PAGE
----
Editorial

July 5, 2013

By Staff

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Full-time detective is good for Newcastle

At the June 4 City Council meeting, City Manager Rob Wyman announced that Newcastle’s preliminary 2013 population was up to 10,640.

Just a short time later, the council took a significant step toward improving the public safety of those residents by directing Wyman to bump the city’s half-time detective to full time next year.

Given that Newcastle is the only King County partner city without its own full-time detective, this move was long overdue, and quite welcome.

In 2012, the city saw an increase in crime, particularly burglaries. The cases closed by arrest improved though, thanks largely to Detective Christy Marsalisi, according to Newcastle Police Chief Melinda Irvine.

After joining Newcastle in 2011, the city increased Marsalisi to a 50-50 shared detective for 2013, meaning she spends half her time working Newcastle cases and the other half working for areas of unincorporated King County.

“I think we’re seeing a great benefit of having an increased detective and I think the benefit will only continue,” Irvine said.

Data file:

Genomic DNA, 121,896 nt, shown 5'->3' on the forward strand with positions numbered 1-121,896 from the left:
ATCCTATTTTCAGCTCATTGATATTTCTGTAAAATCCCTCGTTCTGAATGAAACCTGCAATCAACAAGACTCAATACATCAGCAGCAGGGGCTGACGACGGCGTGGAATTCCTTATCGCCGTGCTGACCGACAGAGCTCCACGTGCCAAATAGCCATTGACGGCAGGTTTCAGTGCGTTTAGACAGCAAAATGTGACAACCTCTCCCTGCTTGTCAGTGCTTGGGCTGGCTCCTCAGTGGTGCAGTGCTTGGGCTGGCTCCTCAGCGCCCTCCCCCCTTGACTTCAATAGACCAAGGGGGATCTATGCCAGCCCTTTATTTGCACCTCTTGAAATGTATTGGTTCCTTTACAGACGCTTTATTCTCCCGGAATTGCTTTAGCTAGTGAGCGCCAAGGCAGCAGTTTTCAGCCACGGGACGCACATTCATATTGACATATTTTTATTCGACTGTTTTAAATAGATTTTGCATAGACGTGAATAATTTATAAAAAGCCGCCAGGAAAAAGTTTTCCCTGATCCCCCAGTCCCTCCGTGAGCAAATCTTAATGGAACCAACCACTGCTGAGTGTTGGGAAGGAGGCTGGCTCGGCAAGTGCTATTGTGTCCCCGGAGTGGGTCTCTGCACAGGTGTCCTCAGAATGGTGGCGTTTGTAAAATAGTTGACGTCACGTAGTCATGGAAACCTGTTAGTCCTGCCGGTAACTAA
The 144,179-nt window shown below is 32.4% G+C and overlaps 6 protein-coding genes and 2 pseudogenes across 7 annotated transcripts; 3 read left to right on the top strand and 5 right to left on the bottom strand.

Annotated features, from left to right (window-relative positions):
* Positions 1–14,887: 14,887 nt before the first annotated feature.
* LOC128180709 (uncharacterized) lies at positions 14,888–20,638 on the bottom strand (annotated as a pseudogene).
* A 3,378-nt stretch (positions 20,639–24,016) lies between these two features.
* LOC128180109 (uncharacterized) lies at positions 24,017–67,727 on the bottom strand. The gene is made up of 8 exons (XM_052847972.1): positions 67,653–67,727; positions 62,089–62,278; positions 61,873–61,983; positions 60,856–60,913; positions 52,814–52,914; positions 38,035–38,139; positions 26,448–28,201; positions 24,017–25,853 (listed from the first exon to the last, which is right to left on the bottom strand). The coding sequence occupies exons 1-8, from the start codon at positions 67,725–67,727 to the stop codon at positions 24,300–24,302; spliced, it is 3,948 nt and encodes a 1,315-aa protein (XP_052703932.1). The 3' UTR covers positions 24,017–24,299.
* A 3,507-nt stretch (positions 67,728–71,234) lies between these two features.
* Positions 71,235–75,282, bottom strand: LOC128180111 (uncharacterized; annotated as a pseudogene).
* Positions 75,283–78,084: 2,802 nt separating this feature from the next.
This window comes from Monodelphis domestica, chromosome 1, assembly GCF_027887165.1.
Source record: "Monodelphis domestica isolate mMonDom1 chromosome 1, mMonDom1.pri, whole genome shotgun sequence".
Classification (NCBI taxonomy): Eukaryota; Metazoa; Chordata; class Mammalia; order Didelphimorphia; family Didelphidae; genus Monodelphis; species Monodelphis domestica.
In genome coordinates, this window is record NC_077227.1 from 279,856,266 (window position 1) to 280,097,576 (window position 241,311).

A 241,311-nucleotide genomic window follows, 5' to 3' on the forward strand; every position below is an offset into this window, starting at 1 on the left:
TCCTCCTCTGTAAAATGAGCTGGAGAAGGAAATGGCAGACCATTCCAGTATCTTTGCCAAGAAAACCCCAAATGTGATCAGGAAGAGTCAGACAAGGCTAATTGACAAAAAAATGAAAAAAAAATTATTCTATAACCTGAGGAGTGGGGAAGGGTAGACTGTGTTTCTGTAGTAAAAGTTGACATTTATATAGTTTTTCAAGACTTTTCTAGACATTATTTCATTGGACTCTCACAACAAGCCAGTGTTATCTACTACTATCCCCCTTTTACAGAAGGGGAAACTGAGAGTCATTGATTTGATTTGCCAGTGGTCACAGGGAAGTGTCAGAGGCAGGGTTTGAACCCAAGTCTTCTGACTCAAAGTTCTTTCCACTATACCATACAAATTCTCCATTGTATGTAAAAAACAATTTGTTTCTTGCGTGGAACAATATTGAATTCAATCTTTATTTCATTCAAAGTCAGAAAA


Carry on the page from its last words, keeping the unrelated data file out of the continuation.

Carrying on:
The expectation is that once Marsalisi has the opportunity to focus solely on Newcastle crimes, the cases closed by arrest will accordingly increase. When criminals see that they will pay for their indiscretions in Newcastle, hopefully they will think twice about committing crimes here.

As Councilman John Dulcich eloquently put it at the June 4 meeting, maybe this move makes “Newcastle, in thieves’ minds, become Notcastle.”

The June 4 decision is just an initial step in improving the city’s public safety. As Newcastle continues to grow, the City Council must take a hard look at whether its small staff of officers is enough to serve the growing population.

The day is coming when a police chief, six officers and one detective may not be enough to ensure this city’s public

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